"We help clients, including public-sector agencies, to understand how their key messages have been portrayed via the news and media. Based on policies or certain initiatives where we then identify based on [conversations] how that is being translated and received online,” says Yusof.


“Either you’re on point, and the message is getting through, or there is a message gap that needs to be addressed. Message gap analysis has been quite critical in some of the insights-led work that we do for our government agency clients.”

Broader and more granular public opinion  


According to Vasaiwala, Isentia's media intelligence platform captures a broader and more granular view of public opinion that goes beyond traditional and social media engagement.


This deeper understanding of audience sentiment stems from deciphering even the most subtle online elements, including specific acronyms, hashtags, imagery, and even multilingual content.


"The in-built vertical AI within Pulsar and our dedicated insights team, empowers governments to decode these implicitly expressed opinions," she explains. "This translates to a significantly enhanced understanding of public sentiment and diverse perspectives, going beyond the surface level."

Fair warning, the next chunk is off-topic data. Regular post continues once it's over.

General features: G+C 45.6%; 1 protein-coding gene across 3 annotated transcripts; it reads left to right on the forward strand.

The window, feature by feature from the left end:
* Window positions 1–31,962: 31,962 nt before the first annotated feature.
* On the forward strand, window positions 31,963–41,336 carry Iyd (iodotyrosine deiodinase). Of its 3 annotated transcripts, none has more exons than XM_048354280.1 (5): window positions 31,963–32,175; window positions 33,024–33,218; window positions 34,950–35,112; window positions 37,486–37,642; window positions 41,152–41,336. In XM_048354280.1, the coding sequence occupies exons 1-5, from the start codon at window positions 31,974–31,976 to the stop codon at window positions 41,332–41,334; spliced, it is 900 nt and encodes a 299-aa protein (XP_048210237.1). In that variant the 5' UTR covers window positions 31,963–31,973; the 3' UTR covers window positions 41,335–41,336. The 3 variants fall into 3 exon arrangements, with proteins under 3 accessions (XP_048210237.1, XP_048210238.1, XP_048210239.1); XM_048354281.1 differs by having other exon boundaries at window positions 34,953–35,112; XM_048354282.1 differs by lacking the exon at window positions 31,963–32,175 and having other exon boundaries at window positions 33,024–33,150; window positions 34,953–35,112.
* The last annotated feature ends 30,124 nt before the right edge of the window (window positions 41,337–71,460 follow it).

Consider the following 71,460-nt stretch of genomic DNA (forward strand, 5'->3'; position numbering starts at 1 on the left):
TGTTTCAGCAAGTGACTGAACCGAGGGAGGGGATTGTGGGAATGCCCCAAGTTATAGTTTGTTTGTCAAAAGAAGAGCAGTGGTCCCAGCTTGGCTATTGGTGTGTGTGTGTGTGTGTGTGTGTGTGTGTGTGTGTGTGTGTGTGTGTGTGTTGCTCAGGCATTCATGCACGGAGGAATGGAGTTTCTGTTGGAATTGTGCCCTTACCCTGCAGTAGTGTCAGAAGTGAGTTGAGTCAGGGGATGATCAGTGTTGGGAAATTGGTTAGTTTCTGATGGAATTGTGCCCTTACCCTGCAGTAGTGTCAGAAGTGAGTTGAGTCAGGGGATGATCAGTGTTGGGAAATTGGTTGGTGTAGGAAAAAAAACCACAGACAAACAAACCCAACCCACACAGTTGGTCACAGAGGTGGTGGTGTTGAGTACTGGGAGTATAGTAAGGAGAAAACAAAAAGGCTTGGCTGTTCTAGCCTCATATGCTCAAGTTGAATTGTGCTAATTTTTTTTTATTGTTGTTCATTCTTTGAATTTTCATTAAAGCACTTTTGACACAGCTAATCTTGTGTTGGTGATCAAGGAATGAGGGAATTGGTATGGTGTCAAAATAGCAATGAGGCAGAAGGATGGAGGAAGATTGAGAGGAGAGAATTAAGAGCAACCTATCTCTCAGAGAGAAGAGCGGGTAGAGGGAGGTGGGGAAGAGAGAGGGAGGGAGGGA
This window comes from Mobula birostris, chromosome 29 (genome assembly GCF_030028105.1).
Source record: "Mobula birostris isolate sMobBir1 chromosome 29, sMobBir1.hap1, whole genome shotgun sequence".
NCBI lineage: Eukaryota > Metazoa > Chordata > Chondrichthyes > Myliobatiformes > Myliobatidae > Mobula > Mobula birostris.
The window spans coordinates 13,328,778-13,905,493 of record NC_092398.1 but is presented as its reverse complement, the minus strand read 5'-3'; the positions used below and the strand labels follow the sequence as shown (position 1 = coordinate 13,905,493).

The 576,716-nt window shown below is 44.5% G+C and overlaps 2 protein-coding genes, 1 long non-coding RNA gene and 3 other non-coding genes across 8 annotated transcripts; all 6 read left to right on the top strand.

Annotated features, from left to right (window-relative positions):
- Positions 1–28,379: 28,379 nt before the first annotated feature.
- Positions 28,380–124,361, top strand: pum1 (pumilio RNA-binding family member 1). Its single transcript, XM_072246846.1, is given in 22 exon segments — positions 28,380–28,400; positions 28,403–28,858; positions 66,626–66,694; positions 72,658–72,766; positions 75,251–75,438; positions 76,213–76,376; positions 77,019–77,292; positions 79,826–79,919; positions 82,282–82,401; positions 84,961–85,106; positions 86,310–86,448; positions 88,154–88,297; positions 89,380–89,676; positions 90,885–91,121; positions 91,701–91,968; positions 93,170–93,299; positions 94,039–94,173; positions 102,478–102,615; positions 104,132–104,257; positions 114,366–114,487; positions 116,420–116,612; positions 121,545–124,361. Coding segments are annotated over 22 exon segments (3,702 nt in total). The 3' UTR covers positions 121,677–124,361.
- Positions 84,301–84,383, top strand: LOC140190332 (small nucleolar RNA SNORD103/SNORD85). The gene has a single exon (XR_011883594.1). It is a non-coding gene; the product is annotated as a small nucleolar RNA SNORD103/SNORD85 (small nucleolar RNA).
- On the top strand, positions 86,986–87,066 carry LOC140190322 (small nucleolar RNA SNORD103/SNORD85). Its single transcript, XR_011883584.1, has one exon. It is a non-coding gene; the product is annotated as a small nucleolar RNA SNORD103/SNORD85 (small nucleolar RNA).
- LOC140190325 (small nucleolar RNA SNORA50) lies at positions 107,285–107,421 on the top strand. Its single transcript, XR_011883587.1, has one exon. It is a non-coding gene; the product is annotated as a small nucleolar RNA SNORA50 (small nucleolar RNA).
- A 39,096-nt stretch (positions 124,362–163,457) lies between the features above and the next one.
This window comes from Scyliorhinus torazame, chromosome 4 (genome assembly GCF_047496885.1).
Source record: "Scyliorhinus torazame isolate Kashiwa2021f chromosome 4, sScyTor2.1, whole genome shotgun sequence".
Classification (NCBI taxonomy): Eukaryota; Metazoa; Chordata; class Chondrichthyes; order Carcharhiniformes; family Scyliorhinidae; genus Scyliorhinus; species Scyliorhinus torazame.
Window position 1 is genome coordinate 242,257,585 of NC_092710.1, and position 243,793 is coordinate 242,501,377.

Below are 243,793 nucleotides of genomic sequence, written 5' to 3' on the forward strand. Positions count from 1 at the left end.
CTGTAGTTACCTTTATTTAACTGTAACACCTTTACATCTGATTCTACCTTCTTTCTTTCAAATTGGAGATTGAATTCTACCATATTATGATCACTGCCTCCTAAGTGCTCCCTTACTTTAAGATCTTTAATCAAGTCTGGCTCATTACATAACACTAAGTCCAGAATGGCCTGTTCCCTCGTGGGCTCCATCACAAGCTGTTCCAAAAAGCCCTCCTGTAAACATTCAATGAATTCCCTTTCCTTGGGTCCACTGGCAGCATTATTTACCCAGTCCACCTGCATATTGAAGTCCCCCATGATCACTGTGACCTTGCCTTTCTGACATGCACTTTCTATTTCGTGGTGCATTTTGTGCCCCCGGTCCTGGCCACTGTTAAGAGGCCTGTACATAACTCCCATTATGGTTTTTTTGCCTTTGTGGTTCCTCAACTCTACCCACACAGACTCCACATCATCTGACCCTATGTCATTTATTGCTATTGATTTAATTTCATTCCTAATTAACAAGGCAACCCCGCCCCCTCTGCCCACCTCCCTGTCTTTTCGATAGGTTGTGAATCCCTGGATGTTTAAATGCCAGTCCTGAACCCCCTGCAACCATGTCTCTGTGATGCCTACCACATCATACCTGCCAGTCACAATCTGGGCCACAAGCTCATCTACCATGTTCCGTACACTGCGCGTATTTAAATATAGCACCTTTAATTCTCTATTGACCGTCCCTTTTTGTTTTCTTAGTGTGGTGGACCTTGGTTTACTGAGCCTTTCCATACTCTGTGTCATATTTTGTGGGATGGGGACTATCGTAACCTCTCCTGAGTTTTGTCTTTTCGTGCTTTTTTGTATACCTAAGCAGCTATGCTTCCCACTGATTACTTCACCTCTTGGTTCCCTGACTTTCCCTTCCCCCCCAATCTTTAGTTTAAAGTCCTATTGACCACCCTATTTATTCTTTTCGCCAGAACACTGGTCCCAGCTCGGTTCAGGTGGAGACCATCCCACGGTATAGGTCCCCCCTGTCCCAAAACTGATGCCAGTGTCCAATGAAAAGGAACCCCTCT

Yusof adds that the platform’s sentiment analysis can deliver granular insights.


“We don’t just look at the positive and negative sentiments, but we also look at emotional analysis, such as what within the positive makes it actually positive.


“Is it happy or is it more neutral? Or if it’s sad, is it more of anger or frustration or sadness? These analyses give a much better view and an idea in terms of how to strategise your communications and policies.”

Deriving actionable insights on public sentiment is not just data for data’s sake. In good times and bad, they could help you snuff out a spark before a crisis spreads like wildfire.